Even the best employees need support sometimes. But it can be hard to ask. You may not want to admit that you’re struggling. Or maybe you’re worried about what your boss will think. Asking for a workplace support may feel particularly stressful if disability or neurodivergence is part of the issue.
Use these sentence starters to help you confidently ask for what you need — or to ask for help if you’re not sure what you need.
1. “I want to do the best job I can. Can we talk for a few minutes about some challenges I’m having with __________?”
This sentence starter can help with two key aspects of asking for workplace support.
Identify the challenge you’re having before you talk to your boss. What are you struggling with at work? Try to be as specific as possible. Is the office so noisy that you get distracted? Is it hard to be on camera during meetings? Is it difficult to take notes during the meeting? What have you tried so far to address the issue?
Choose when to start the conversation. Look for a time when you know you’ll have your manager’s attention. For example, during a one-on-one meeting. Ideally, you want to talk when your boss isn’t stressed. Consider asking your boss, “When would be a good time for us to talk about this?”
2. “In the past, __________ has helped me get these tasks done. Would it be possible to get __________?”
This sentence starter works if you already have a clear idea of what can help.
Think about what’s been useful to you in the past. If there’s something specific you want to ask for, be ready to explain how it will help you do the job better. For example, if you need to ask for a flexible schedule, tell your manager how this change will help you be productive and meet deadlines.
3. “I’m struggling with __________. I want to try __________ instead to get the job done. Are you OK with that?”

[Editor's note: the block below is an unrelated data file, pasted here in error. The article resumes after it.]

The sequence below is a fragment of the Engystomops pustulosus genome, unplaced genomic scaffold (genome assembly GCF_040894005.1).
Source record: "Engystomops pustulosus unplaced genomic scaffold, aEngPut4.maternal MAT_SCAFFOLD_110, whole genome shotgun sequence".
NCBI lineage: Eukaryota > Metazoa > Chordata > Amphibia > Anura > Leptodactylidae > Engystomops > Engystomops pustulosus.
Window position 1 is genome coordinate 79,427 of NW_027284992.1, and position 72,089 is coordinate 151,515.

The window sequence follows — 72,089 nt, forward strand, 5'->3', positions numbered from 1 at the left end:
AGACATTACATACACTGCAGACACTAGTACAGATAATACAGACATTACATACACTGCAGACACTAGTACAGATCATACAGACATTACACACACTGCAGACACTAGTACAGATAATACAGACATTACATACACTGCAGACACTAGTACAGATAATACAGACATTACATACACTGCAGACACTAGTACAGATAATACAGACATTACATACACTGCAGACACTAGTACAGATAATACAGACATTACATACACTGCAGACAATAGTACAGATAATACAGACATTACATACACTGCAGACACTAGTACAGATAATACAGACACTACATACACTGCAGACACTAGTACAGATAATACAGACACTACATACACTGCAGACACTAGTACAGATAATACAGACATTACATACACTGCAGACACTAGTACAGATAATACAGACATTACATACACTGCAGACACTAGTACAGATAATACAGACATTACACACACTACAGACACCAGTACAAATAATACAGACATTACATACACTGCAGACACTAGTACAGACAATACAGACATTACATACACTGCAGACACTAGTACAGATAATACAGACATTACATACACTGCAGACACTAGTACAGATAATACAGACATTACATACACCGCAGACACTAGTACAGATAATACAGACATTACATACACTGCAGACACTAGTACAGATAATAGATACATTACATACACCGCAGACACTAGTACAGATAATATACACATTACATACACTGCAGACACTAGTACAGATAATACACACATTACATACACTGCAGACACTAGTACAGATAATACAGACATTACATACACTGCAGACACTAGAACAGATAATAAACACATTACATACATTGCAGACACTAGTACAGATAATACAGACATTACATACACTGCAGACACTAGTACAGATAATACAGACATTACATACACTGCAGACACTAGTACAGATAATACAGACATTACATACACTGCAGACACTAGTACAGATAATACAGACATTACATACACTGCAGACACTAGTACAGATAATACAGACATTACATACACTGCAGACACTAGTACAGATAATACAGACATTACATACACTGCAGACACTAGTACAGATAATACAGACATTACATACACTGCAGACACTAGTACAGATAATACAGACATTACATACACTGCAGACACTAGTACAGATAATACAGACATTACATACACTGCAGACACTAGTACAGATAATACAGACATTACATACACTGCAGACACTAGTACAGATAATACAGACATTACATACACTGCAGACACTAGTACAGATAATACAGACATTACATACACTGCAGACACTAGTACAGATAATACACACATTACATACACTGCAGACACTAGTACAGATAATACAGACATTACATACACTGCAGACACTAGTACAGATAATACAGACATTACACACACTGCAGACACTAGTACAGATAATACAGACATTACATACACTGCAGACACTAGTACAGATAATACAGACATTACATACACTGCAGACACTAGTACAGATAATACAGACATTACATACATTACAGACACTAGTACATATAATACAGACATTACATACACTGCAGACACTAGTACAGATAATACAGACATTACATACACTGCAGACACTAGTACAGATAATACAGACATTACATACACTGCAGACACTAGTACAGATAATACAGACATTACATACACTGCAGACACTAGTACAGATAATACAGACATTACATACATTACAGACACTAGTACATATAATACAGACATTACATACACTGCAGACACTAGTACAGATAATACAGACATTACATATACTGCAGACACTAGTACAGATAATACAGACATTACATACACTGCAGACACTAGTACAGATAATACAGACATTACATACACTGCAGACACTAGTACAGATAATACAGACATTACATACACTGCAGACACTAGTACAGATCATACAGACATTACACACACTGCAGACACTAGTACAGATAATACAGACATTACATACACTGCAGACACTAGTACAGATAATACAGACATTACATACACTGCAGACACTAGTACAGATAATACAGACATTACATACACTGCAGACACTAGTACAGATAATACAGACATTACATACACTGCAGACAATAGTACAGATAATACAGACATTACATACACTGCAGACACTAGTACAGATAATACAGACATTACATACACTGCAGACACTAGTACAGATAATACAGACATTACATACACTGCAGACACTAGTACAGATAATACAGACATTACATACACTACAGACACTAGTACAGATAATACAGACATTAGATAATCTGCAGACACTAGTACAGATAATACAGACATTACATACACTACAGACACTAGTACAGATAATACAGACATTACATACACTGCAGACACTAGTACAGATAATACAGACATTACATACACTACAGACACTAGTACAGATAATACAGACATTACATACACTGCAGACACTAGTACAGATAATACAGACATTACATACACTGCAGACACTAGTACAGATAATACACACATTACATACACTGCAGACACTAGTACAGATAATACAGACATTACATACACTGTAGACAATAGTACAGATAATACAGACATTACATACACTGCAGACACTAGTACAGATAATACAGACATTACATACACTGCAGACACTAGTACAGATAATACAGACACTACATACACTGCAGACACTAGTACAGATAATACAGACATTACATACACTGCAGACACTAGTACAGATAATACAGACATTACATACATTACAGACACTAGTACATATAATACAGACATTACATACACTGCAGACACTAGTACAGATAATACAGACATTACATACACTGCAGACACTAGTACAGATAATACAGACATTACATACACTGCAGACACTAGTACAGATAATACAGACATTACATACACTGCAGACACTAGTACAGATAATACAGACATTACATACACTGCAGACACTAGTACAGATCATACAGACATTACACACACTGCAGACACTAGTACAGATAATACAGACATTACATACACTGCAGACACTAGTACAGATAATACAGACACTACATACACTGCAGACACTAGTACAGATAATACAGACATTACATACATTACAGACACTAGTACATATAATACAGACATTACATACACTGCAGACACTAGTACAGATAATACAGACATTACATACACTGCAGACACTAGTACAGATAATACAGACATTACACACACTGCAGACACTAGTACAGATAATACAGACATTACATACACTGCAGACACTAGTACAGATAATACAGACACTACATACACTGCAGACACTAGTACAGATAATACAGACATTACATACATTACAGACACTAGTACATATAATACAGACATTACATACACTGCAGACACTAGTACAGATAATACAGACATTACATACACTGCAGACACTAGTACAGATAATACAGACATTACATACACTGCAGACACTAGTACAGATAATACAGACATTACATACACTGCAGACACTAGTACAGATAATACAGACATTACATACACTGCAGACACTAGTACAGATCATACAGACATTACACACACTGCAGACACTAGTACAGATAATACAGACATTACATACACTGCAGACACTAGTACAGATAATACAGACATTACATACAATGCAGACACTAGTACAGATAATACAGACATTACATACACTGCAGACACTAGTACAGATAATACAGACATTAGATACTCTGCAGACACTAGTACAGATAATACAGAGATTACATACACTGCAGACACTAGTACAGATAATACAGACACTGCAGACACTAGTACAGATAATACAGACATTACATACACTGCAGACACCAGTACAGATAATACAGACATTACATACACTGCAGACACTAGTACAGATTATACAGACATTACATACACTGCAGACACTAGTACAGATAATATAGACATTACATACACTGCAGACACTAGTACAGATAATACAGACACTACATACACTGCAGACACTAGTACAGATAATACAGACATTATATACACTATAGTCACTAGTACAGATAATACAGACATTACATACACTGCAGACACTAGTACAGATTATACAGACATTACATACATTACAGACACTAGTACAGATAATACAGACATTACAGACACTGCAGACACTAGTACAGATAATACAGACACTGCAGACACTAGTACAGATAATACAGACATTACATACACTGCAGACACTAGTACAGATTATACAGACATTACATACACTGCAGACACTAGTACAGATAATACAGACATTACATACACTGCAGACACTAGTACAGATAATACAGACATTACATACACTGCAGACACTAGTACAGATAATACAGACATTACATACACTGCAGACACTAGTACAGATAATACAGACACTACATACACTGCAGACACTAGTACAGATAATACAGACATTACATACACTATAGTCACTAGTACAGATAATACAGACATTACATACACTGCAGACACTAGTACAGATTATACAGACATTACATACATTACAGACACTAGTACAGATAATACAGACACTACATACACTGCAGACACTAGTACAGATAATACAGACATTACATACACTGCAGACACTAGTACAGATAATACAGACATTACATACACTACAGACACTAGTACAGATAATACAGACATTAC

This sentence starter can help if there’s something new you want to try.
Think about what you’ve researched or seen other people do. Explore examples of workplace supports that can help people who learn and think differently.
4. “If I could get __________, I think I could do these tasks faster. Can we talk about how to make that happen?”
This sentence starter can help if you think a workplace support can improve speed or efficiency.
In general, think about how to frame your request to help meet your employer’s goals. A workplace support that helps you get things done faster could help your team be more productive. That could help your organization as a whole.
5. “I could use your advice. How would you suggest handling __________?”
This sentence starter can help if you’re looking for ideas about what to try.
Ask your manager to brainstorm with you. You could also say what you’ve been doing and ask for ideas on what else could help: “I’m working on __________. I’ve been trying __________. Do you have a suggestion for what might work better?”
When asking for workplace supports, keep it simple and straightforward. You don’t need to apologize or give tons of information. For example, if you have ADHD, you don’t have to explain everything about it. You can focus on the specific issue and finding a solution.
Explore these resources to help you think about what you want to say:
About the author
About the author
Molly Touger is a writer and instructional designer based in Brooklyn, New York.
James Emmett, MS is the lead workplace strategist for Understood, supporting our efforts to create more inclusive workplaces for people with disabilities.